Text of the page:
Tuesday, October 28, 2014

Youth Soccer: Meaningful or Menacing?

If you go to any large, flat, grassy field in early fall or late spring, you will find yourself surrounded by literally hundreds of children ages 4 and older screaming, running, falling, kicking and “participating” in soccer drills and games. This setting is where children and families begin to form lasting relationships. Most families and children take for granted their involvement in this energetic, chaotic scene. However, if you are a parent of a child with a disability, you wouldn’t think twice about soccer and in all likelihood would choose not to have your child play.

All children should have an opportunity to be exposed to sports, however; many children with disabilities are often not afforded this experience. When questioning youth sport organizers about including children with disabilities, the typical reactions are they are a liability; what if they get hurt; they cannot keep up; the equipment they use to move is dangerous to other children; and we can’t change the rules for just one child.

When questioning parents of children with disabilities as to why their child does not participate in the community soccer program we hear it is way too dangerous; he/she cannot keep up; and coaches are unwilling to modify the game to include my child.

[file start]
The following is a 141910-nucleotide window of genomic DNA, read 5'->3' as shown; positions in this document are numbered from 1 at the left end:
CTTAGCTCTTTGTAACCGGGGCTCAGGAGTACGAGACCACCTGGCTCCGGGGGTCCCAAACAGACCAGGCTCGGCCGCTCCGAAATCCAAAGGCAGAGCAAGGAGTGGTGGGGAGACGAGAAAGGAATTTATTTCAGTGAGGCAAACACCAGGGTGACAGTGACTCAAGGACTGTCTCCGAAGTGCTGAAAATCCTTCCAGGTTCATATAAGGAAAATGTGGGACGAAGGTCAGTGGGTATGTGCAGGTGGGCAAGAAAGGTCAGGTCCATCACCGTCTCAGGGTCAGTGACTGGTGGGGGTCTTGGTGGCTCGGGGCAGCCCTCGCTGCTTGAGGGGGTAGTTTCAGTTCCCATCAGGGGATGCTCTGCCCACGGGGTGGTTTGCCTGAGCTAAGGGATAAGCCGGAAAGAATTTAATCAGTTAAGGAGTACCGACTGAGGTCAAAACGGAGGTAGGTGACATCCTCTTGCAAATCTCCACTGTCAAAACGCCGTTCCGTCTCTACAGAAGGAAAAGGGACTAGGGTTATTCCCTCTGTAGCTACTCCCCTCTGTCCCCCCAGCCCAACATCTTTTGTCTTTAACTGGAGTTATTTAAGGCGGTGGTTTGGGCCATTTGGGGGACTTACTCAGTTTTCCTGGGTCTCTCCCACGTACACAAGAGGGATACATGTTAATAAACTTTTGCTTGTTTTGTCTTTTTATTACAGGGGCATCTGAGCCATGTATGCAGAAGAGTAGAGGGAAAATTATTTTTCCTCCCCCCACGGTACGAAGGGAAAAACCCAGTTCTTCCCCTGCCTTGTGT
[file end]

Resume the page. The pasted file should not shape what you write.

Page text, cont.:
I introduced you to Noah in my first post. In this story, he is five-years-old and walks independently with braces on both legs but falls consistently. His left arm does not do much work and if he falls to the left, he has difficulty catching himself.

As his physical therapist, I suggested to his mother that he get involved in community activities and interact with his peers for both socialization and for physical activity that would help improve his daily functioning. As expected, she responded with a panic stricken look and gasped in disbelief. Just like the other parents, she said just about every answer given above as to why a child with special needs doesn’t participate in a sport. But, after much discussion and reassurance (and begging from Noah), she pensively signed him up for a local youth soccer league. I promised her that I would also attend the first practice to make sure the coaches were aware of Noah’s “abilities”.